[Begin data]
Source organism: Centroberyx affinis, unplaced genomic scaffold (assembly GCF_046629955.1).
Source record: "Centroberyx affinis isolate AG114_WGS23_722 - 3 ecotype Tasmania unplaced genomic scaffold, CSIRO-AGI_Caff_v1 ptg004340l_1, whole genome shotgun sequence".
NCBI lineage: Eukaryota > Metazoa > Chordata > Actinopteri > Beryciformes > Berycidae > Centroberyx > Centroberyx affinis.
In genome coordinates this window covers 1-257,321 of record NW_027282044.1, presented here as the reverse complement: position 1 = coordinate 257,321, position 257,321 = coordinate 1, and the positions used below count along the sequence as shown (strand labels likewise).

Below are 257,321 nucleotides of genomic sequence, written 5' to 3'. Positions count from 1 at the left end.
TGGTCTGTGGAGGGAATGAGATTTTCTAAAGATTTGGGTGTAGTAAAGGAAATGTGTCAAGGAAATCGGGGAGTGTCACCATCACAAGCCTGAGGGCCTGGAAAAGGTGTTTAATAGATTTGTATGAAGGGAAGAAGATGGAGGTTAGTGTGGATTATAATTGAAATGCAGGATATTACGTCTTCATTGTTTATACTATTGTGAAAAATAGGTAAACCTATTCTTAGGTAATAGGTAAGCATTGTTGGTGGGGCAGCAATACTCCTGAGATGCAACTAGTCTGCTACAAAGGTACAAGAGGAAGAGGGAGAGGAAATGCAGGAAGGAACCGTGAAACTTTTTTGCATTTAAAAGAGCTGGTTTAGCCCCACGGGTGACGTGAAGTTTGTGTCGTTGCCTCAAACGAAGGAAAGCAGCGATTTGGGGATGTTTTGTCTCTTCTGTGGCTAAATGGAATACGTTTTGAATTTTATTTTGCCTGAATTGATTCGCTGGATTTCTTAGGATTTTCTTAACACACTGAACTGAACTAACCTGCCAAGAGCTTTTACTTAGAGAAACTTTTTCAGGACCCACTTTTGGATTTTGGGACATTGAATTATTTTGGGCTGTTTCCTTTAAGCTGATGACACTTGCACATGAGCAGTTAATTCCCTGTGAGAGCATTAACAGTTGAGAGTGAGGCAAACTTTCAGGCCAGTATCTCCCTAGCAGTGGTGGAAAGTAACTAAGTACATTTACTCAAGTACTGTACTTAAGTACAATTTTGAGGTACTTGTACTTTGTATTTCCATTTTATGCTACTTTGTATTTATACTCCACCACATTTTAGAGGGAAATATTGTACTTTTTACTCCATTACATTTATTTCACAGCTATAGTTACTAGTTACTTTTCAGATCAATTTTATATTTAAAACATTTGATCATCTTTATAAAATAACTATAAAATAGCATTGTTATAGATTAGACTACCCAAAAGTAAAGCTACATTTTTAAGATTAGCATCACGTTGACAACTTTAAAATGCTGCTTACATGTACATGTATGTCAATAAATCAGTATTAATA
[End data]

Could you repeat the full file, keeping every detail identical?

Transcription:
Source organism: Centroberyx affinis, unplaced genomic scaffold (assembly GCF_046629955.1).
Source record: "Centroberyx affinis isolate AG114_WGS23_722 - 3 ecotype Tasmania unplaced genomic scaffold, CSIRO-AGI_Caff_v1 ptg004340l_1, whole genome shotgun sequence".
NCBI lineage: Eukaryota > Metazoa > Chordata > Actinopteri > Beryciformes > Berycidae > Centroberyx > Centroberyx affinis.
In genome coordinates this window covers 1-257,321 of record NW_027282044.1, presented here as the reverse complement: position 1 = coordinate 257,321, position 257,321 = coordinate 1, and the positions used below count along the sequence as shown (strand labels likewise).

Below are 257,321 nucleotides of genomic sequence, written 5' to 3'. Positions count from 1 at the left end.
TGGTCTGTGGAGGGAATGAGATTTTCTAAAGATTTGGGTGTAGTAAAGGAAATGTGTCAAGGAAATCGGGGAGTGTCACCATCACAAGCCTGAGGGCCTGGAAAAGGTGTTTAATAGATTTGTATGAAGGGAAGAAGATGGAGGTTAGTGTGGATTATAATTGAAATGCAGGATATTACGTCTTCATTGTTTATACTATTGTGAAAAATAGGTAAACCTATTCTTAGGTAATAGGTAAGCATTGTTGGTGGGGCAGCAATACTCCTGAGATGCAACTAGTCTGCTACAAAGGTACAAGAGGAAGAGGGAGAGGAAATGCAGGAAGGAACCGTGAAACTTTTTTGCATTTAAAAGAGCTGGTTTAGCCCCACGGGTGACGTGAAGTTTGTGTCGTTGCCTCAAACGAAGGAAAGCAGCGATTTGGGGATGTTTTGTCTCTTCTGTGGCTAAATGGAATACGTTTTGAATTTTATTTTGCCTGAATTGATTCGCTGGATTTCTTAGGATTTTCTTAACACACTGAACTGAACTAACCTGCCAAGAGCTTTTACTTAGAGAAACTTTTTCAGGACCCACTTTTGGATTTTGGGACATTGAATTATTTTGGGCTGTTTCCTTTAAGCTGATGACACTTGCACATGAGCAGTTAATTCCCTGTGAGAGCATTAACAGTTGAGAGTGAGGCAAACTTTCAGGCCAGTATCTCCCTAGCAGTGGTGGAAAGTAACTAAGTACATTTACTCAAGTACTGTACTTAAGTACAATTTTGAGGTACTTGTACTTTGTATTTCCATTTTATGCTACTTTGTATTTATACTCCACCACATTTTAGAGGGAAATATTGTACTTTTTACTCCATTACATTTATTTCACAGCTATAGTTACTAGTTACTTTTCAGATCAATTTTATATTTAAAACATTTGATCATCTTTATAAAATAACTATAAAATAGCATTGTTATAGATTAGACTACCCAAAAGTAAAGCTACATTTTTAAGATTAGCATCACGTTGACAACTTTAAAATGCTGCTTACATGTACATGTATGTCAATAAATCAGTATTAATA